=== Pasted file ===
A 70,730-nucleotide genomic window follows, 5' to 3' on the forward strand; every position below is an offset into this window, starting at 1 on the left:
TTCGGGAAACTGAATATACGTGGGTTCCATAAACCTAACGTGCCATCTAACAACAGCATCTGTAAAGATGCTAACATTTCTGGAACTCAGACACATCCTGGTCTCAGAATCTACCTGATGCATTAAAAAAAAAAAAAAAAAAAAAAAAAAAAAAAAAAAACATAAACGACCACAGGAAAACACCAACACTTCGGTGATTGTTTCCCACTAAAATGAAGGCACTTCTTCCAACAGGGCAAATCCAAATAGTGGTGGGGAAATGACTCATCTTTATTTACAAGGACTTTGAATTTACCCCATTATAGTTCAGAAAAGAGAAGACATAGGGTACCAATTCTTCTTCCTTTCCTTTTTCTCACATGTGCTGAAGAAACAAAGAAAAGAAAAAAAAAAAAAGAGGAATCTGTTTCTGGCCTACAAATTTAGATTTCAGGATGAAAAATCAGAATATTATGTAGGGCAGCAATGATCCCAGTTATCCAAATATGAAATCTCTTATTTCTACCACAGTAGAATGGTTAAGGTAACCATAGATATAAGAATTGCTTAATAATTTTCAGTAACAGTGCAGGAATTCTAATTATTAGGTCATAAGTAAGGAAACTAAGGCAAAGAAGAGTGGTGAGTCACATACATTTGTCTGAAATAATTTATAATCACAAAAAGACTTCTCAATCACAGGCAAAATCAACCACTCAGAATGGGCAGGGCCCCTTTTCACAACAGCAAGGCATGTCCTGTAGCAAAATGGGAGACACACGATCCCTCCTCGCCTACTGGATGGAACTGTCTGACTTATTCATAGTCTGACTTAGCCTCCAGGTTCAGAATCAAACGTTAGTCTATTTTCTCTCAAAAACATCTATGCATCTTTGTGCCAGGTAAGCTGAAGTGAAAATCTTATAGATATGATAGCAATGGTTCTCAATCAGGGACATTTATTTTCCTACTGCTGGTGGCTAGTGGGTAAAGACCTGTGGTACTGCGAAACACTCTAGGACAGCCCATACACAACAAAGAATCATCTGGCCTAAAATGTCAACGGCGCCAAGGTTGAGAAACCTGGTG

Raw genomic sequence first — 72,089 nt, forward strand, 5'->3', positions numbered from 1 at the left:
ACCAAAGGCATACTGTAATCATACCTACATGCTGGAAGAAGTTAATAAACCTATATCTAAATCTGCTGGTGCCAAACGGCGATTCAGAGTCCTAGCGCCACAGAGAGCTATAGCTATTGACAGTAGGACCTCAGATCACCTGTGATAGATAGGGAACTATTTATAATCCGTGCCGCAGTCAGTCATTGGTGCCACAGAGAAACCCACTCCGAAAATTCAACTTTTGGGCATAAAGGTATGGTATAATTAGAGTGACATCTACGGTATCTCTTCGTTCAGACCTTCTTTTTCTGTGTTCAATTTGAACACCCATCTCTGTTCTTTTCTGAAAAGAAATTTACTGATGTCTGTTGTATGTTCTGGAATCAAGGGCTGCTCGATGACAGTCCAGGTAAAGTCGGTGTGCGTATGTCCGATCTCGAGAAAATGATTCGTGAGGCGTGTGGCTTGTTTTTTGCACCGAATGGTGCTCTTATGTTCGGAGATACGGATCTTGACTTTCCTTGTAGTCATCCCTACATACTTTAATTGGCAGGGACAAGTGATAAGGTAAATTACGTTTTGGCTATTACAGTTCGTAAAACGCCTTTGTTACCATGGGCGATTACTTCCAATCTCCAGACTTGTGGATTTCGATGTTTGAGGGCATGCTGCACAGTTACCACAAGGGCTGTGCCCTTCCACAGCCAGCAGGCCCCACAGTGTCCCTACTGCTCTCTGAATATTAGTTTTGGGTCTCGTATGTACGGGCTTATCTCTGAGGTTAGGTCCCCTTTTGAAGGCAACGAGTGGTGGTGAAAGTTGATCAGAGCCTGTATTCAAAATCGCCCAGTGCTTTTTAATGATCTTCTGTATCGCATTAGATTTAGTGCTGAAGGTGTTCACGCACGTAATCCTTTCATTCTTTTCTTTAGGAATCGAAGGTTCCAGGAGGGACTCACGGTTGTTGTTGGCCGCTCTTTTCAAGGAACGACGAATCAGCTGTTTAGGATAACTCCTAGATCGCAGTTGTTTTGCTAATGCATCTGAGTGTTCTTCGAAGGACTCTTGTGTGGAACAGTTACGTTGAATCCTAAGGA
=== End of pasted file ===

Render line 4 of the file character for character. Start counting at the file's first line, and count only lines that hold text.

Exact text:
ACCAAAGGCATACTGTAATCATACCTACATGCTGGAAGAAGTTAATAAACCTATATCTAAATCTGCTGGTGCCAAACGGCGATTCAGAGTCCTAGCGCCACAGAGAGCTATAGCTATTGACAGTAGGACCTCAGATCACCTGTGATAGATAGGGAACTATTTATAATCCGTGCCGCAGTCAGTCATTGGTGCCACAGAGAAACCCACTCCGAAAATTCAACTTTTGGGCATAAAGGTATGGTATAATTAGAGTGACATCTACGGTATCTCTTCGTTCAGACCTTCTTTTTCTGTGTTCAATTTGAACACCCATCTCTGTTCTTTTCTGAAAAGAAATTTACTGATGTCTGTTGTATGTTCTGGAATCAAGGGCTGCTCGATGACAGTCCAGGTAAAGTCGGTGTGCGTATGTCCGATCTCGAGAAAATGATTCGTGAGGCGTGTGGCTTGTTTTTTGCACCGAATGGTGCTCTTATGTTCGGAGATACGGATCTTGACTTTCCTTGTAGTCATCCCTACATACTTTAATTGGCAGGGACAAGTGATAAGGTAAATTACGTTTTGGCTATTACAGTTCGTAAAACGCCTTTGTTACCATGGGCGATTACTTCCAATCTCCAGACTTGTGGATTTCGATGTTTGAGGGCATGCTGCACAGTTACCACAAGGGCTGTGCCCTTCCACAGCCAGCAGGCCCCACAGTGTCCCTACTGCTCTCTGAATATTAGTTTTGGGTCTCGTATGTACGGGCTTATCTCTGAGGTTAGGTCCCCTTTTGAAGGCAACGAGTGGTGGTGAAAGTTGATCAGAGCCTGTATTCAAAATCGCCCAGTGCTTTTTAATGATCTTCTGTATCGCATTAGATTTAGTGCTGAAGGTGTTCACGCACGTAATCCTTTCATTCTTTTCTTTAGGAATCGAAGGTTCCAGGAGGGACTCACGGTTGTTGTTGGCCGCTCTTTTCAAGGAACGACGAATCAGCTGTTTAGGATAACTCCTAGATCGCAGTTGTTTTGCTAATGCATCTGAGTGTTCTTCGAAGGACTCTTGTGTGGAACAGTTACGTTGAATCCTAAGGA